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The Canadian Expeditionary Force and the Battle of Vimy Ridge: Background information when reading The Cartographer of No Man's Land

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The Cartographer of No Man's Land

by P.S. Duffy

The Cartographer of No Man's Land by P.S. Duffy X
The Cartographer of No Man's Land by P.S. Duffy
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  • First Published:
    Oct 2013, 384 pages
    Paperback:
    Oct 2013, 384 pages

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Book Reviewed by:
Kim Kovacs
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The Canadian Expeditionary Force and the Battle of Vimy Ridge

This article relates to The Cartographer of No Man's Land

Print Review

In her introduction to The Cartographer of No Man's Land, P.S. Duffy states that the WWI Battle of Vimy Ridge is "as iconic to Canadians as Bunker Hill is to Americans."

The Canadian Expeditionary Force (CEF) was formed in 1914 to provide support to the British battling overseas. 619,363 Canadians enlisted, of whom 60,661 – nearly 10% - were killed or wounded. The CEF was instrumental in many important actions, including The Battle of Ypres (1915), The Battle of the Somme (July – November, 1916), and Passchendaele (November 1917). The group was very well-regarded, and members of the CEF were considered among the fiercest fighters.

Vimy Ridge is a 4.3 mile long escarpment about 5 miles northeast of the French town of Arras. While not terribly high at only 200 feet above the surrounding plains, it provides a commanding view in all directions, making it a key strategic objective in military maneuvers. German forces seized control of it in September 1914, and heavily fortified it with bunkers, caves, artillery-proof trenches and concrete machine gun emplacements. From this position they were able to bombard the Allies in Arras.

The French tried to regain control of the ridge during the remainder of 1914 and throughout 1915, but these attempts failed miserably, with approximately 150,000 French troops wounded or killed. British offensives made during the early months of 1916 were also unsuccessful, leading many to state that re-taking Vimy Ridge was not possible. Nevertheless, the British began planning a new offensive in May 1916, which was finalized in March the following year. The CEF would be put under control of British General Julian Byng to retake the ridge, the first battle in which all four divisions of the CEF would fight together. The British 5th Infantry Division would provide support. Preparation included making sure adequate artillery was available; training rank and file soldiers to take over should their commanders be killed or wounded; and digging miles upon miles of tunnels, allowing the troops to advance to the Front while keeping out of sight of the German army.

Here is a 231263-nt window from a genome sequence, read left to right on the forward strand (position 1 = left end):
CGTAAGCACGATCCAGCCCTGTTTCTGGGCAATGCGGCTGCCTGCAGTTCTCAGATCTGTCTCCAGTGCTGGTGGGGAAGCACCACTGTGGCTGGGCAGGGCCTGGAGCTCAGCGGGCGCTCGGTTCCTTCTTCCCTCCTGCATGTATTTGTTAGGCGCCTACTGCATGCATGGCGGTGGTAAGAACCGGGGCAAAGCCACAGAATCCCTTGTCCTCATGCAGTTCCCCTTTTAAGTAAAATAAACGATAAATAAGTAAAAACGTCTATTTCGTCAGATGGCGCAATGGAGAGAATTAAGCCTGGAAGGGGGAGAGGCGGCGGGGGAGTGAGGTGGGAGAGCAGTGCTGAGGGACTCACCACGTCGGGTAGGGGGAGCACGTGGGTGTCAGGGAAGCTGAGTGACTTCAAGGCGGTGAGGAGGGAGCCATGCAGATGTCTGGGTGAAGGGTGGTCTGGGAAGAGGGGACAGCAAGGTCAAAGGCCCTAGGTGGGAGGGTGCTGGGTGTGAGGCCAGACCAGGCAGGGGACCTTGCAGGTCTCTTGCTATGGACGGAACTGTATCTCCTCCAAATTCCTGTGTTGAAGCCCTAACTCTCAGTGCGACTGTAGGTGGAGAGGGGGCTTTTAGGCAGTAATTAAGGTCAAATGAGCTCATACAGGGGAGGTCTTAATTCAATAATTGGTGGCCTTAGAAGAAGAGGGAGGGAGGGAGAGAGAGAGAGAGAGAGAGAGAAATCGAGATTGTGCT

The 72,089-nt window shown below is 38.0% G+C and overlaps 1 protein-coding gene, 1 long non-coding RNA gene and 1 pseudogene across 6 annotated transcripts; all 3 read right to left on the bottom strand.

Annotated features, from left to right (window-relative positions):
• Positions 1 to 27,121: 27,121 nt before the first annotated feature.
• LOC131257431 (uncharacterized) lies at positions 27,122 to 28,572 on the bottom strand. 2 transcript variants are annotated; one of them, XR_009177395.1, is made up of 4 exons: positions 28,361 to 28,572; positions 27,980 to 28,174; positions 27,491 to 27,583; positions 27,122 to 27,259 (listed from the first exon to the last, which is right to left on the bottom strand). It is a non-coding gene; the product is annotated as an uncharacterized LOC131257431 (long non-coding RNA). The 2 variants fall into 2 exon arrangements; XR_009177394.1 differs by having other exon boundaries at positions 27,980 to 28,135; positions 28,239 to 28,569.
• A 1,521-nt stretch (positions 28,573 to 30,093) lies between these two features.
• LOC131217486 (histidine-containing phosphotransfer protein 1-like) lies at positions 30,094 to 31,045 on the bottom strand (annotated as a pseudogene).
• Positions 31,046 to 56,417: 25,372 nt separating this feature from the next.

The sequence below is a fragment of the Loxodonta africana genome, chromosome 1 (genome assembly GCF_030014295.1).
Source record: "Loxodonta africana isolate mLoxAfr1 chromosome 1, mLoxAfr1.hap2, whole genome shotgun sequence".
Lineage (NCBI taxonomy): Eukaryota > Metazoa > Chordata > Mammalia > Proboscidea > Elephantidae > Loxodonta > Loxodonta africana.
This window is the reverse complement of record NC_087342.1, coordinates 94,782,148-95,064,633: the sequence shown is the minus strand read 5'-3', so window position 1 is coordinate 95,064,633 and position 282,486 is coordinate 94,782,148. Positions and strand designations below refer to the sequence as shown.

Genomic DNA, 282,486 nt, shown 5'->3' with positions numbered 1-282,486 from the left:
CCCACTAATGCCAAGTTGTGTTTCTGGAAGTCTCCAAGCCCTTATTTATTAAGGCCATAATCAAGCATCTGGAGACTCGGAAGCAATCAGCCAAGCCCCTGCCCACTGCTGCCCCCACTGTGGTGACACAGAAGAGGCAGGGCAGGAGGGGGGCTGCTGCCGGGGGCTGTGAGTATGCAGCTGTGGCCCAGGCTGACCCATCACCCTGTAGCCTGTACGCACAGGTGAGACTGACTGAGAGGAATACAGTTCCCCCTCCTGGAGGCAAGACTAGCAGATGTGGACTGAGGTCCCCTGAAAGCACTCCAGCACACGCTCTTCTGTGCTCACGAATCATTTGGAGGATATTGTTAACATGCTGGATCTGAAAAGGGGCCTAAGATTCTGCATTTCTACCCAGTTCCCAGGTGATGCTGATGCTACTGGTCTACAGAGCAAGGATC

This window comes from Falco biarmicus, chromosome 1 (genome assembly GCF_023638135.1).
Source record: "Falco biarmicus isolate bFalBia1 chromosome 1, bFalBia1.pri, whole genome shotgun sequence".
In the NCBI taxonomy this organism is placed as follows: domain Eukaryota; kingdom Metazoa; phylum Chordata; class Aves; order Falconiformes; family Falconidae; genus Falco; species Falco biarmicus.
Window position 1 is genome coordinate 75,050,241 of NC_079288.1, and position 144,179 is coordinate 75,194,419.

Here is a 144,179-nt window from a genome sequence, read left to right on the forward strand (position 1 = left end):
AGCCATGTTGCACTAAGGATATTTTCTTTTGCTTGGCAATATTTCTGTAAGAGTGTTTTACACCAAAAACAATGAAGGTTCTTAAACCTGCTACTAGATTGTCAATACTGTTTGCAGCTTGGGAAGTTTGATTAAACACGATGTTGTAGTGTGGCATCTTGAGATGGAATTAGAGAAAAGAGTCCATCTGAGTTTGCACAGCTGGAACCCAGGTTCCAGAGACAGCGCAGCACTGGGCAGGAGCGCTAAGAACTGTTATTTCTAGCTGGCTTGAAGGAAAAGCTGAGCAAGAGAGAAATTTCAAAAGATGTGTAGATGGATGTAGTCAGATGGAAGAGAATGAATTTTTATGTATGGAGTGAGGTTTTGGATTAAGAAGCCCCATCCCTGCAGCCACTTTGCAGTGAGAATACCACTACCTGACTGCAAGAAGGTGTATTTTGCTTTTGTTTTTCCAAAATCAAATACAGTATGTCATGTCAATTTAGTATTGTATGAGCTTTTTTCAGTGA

The Vimy Memorial in France Three weeks before the battle, the British began bombing the German positions night and day with heavy artillery. The raid was scheduled for April 8 – Easter Sunday – but was delayed by weather. The following morning at 5:30, the action began with artillery fire and the detonation of mines, which had been stealthily planted underneath German positions. The Canadians advanced under heavy fire, and within half an hour the 1st Division succeeded in capturing German front line positions, with the second line falling a mere 30 minutes after that. Sporadic fighting continued until April 12, when the highest point on the ridge fell to CEF forces. The operation was deemed a spectacular success, and Vimy Ridge remained under Allied control for the remainder of the war. Taking the ridge was not without cost, however: 3,598 CEF troops were killed and 7,004 were wounded, while the Germans suffered approximately 20,000 casualties.

In 1920, the Imperial War Graves Commission awarded Canada land on which to erect memorials to their war dead, including 250 acres at Vimy Ridge. A design submitted by Canadian sculptor Walter Seymour Allward was selected and work began in 1925. The completed monument was unveiled in July 1936 by Britain's short-lived King Edward VIII (in his capacity as King of Canada). The dedication was attended by French President Albert Lebrun as well as over 50,000 veterans and their families. Restoration of the monument took place in 2001-2004 and it was rededicated by Queen Elizabeth II on the 90th anniversary of the battle.

Picture of Vimy Ridge Memorial from Commonwealth War Graves Commission

Article by Kim Kovacs

This article relates to The Cartographer of No Man's Land. It first ran in the November 6, 2013 issue of BookBrowse Recommends.

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